Complaints About Homeless Population Rise As City Converts Hotels



A man asks for money to get a hotel near Penn Station. Photo: Teresa Zhang

Aquis Body Spa, a massage parlor on West 36th Street near Penn Station, took a major financial hit during the pandemic. Since its reopening last summer, the owner, Coco Zhang, said she has been struggling to pay off her snowballing debt and the increasing cost for supplies due to inflation. She said she already had enough on her plate when she noticed another challenge to her business.

“I’ve realized there have been a lot more homeless people around Penn Station,” Zhang said. “Sometimes customers want to come in but are scared away.” Zhang said she had to repeatedly ask a group of people who were loitering and panhandling outside of her store to leave.

Last spring, the City’s Department of Homeless Services relocated 10,000 people from unsafe, crowded shelters to 139 hotels citywide, according to NY1. A breakdown of the so-called “covid hotels,” exclusively obtained by NY1, indicates there are 12 hotels housing the homeless in Community District 5, which includes the area near Penn Station. That’s the highest number of converted hotels in any area of the City. One of the hotels on the list is Springhill Suites Time Square South, which is located on the same block as Zhang’s store. Zhang said she started noticing the increase in the homeless population after the hotel was turned into a shelter.

Complaints related to the homeless population are on the rise in this area. According to NYC Open Data, there were 4,315 related 311 calls in Community District 5 in 2019. In 2020, calls increased by 15% to 4,981 calls. Most of these complaints were about homeless encampments.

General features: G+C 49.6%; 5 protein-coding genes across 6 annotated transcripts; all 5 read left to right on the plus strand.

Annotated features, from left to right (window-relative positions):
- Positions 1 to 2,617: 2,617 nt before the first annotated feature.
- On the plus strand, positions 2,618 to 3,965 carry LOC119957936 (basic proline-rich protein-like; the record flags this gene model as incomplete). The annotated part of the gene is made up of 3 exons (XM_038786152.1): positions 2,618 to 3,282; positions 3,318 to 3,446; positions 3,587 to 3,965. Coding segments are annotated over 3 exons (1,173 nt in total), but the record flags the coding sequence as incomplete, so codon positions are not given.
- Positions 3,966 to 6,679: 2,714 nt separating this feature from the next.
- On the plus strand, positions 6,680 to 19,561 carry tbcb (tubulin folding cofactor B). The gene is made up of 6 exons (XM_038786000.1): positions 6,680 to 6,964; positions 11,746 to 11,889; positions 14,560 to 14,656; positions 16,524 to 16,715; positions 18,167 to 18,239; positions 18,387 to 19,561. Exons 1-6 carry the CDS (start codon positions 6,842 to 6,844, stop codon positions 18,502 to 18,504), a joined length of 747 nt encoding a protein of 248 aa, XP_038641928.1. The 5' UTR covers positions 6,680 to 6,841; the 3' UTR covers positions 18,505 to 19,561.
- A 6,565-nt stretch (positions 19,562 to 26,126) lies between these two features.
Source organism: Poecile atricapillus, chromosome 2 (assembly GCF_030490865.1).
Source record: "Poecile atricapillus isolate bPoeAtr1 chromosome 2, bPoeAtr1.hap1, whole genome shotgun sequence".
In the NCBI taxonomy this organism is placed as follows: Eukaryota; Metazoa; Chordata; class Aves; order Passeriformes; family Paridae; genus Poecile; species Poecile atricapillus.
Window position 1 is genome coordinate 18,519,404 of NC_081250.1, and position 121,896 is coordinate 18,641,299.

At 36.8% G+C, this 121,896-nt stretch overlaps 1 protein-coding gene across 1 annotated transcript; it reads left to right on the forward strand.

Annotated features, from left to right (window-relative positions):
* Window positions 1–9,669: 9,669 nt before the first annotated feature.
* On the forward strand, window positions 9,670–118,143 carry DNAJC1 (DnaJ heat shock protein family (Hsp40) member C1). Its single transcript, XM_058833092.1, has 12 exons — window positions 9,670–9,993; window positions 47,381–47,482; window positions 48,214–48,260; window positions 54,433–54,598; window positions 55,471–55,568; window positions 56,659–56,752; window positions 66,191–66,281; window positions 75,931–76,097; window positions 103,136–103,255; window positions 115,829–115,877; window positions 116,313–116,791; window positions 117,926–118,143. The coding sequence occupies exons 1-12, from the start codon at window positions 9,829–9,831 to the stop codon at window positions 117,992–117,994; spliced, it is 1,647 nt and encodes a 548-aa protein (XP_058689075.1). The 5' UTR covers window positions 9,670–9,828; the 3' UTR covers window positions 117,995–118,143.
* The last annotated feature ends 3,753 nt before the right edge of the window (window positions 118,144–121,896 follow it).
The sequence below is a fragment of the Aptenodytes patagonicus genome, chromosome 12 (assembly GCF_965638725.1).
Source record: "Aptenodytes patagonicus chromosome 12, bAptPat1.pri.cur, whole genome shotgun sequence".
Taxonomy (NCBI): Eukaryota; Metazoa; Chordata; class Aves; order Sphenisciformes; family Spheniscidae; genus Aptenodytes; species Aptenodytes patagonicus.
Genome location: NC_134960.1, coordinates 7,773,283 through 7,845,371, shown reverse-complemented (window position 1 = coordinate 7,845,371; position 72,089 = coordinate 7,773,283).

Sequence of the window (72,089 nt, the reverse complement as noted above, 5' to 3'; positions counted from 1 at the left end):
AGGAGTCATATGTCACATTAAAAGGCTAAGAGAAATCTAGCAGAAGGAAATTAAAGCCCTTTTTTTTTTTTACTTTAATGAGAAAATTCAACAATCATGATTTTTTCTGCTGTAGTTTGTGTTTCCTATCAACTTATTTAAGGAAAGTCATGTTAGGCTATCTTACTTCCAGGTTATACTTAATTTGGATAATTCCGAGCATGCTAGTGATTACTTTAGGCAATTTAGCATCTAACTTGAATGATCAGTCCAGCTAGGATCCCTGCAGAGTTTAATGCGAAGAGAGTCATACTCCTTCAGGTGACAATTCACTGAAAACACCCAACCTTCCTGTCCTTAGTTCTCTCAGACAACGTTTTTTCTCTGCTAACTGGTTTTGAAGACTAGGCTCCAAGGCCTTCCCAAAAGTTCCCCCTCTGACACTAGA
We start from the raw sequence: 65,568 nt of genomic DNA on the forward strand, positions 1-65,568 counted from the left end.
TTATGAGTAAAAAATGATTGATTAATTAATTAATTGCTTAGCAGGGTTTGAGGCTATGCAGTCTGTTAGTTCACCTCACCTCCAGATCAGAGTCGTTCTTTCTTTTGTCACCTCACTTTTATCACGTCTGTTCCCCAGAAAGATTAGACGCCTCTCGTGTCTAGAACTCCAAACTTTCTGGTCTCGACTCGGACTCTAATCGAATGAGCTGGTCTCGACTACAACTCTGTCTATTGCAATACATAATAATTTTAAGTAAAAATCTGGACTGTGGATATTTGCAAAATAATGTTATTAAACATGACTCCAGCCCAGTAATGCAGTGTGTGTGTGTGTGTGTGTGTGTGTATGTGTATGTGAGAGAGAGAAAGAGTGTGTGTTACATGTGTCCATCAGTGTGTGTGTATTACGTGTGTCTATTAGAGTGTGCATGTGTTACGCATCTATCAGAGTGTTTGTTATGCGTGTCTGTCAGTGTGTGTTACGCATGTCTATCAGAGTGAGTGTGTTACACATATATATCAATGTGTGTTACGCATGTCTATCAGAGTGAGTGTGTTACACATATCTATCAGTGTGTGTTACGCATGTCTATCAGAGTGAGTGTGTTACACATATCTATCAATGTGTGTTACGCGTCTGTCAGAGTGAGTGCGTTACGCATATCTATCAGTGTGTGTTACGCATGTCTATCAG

Julia Guo, who lives near Homewood Suites, another converted hotel, says since the hotel became a shelter, she has stumbled over people idling outside her building almost every day.

“I feel unsafe and very unpleasant walking out every day, and this is actually the reason why I’m moving to Brooklyn soon,” Guo said.

Citywide, there were 77,943 people living without homes on a single night in 2020, based on Department of Housing and Urban Development data. Among those, an estimated 3,857 unsheltered individuals lived on streets and subways every night, according to the NYC Homeless Outreach Population Estimate Survey. However, according to Coalition for the Homeless, the surveys “significantly underestimate the number of unsheltered homeless New Yorkers.”

Ankir Shrestha has been working at Epic Spirits, a small liquor store near Penn Station, for eight years. He says the surge in the homeless population has driven a lot of regular customers away. Shrestha says the hotels now being used as shelters are the cause of the problem. He wants the city to move them to a less populated area.

Lynden Bond, policy director at advocacy organization, Human.NYC, believes public space is for everyone.

“If the business owners are complaining about something, really what we need to be doing is thinking about how we could solve homelessness,” Bond said. You solve homelessness by providing housing. People in positions of power should fund affordable housing for extremely low-income renters, prioritize giving housing vouchers to people who are experiencing homelessness, and increase the number of supportive housing units being developed.”

The Department of Homeless Services did not return repeated requests for comment.